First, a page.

Matthew Modine Knows Where He Wants Eleven's Stranger Things Story To Go

Dr. Brenner (Matthew Modine) is dead for real. At least, the mad scientist who just keeps coming back seems to be really, fully dead by the end of "Stranger Things" season 4, when Eleven (Millie Bobby Brown) escapes his clutches yet again. The often-villainous "Papa" might be gone, but that doesn't mean the actor who plays him isn't still invested in the future of Netflix's biggest series. Modine, it turns out, has a theory about Eleven's powers that actually makes a lot of sense.

In an interview with Hollywood Life, the actor explained that he sees Dr. Brenner as "a profound, philosophical person" who was chosen to lead the Hawkins experiments for a reason. "Why was Dr. Brenner chosen to be the person who led those experiments?" he asked. "What gifts did he have?" The answer, as he sees it, is pretty simple: "I think what Brenner knows most is that love is more powerful than hate."

What Brenner knew

This is a pretty generous read on the doctor, who is a character that the series has never quite seemed to know what to do with. Early on, he was coded as a cruel bad guy who only ingratiated himself to Eleven via what amounts to Stockholm Syndrome: he called the experiments his "children," but he also took part in a process that involved kidnapping them, deceiving them about their pasts, and torturing them for the sake of scientific experiments. He is, by all accounts, not a good dude, yet the series seemed hell-bent on giving him a redemption arc in season 4, even letting Eleven say a heartfelt goodbye before he died.

At any rate, Modine's theory about love's impact goes beyond what Dr. Brenner did or didn't know, to the core of the series itself: Eleven's powers. "Think of Eleven: whenever she uses her powers, she has to go from a foundation of anger and hatred. That's when she's most powerful, when she's experiencing those emotions," Modine says. But the actor thinks that, through her interactions with Dr. Brenner, she learned "that love is more powerful than hate." It's true that by season's end, she's come to terms with the fact that she's not a monster, and that she can draw upon the power of love to find strength — like when Mike (Finn Wolfhard) gives her the encouragement needed to help Max (Sadie Sink).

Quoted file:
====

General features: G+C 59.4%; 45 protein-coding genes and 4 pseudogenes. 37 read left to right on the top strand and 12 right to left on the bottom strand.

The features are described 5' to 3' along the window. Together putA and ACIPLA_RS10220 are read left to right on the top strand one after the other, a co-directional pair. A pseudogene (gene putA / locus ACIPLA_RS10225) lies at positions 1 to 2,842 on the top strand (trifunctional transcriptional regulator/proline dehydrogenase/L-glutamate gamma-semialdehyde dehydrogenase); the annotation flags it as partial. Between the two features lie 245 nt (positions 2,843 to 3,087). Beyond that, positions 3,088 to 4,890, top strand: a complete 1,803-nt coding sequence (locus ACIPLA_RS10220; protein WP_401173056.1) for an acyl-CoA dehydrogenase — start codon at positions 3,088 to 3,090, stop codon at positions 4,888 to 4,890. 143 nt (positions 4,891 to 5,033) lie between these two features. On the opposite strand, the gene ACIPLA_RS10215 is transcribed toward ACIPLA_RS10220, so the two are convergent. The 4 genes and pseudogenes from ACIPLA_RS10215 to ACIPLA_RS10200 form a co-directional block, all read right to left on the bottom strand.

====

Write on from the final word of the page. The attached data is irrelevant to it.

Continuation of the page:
Could love save Hawkins?

Modine thinks that this message is especially vital right now, adding, "As a message to the world at this juncture, as we're closing in on 2023 — I don't think that there's a more powerful message that a network or a streaming service like Netflix could share with the world, then [sic] a message of love." And while many of the actors involved in the series have asserted that they don't know how it'll end, Modine has a simple guess: "I think that love can be the thing that saves Hawkins."

This is a nice thought, but it also seems pretty likely given the arc the series took in its most recent season. The introduction of Vecna (Jamie Campbell Bower) proved that the Upside Down villain preys on shame, sadness, and anxiety, so it would make sense that the best way to fight his power is with the exact opposite. It already worked at least once, when Eleven was able to pull Max back from the brink of death through the power of her love — which was fueled by Mike's love, which was fueled by Will's (Noach Schnapp) love. 

While love as an answer may seem a bit antithetical to the show's increasingly horror-influenced aesthetic, it's also exactly the kind of classic, Spielberg-meets-King solution that seems perfect for the nostalgic series.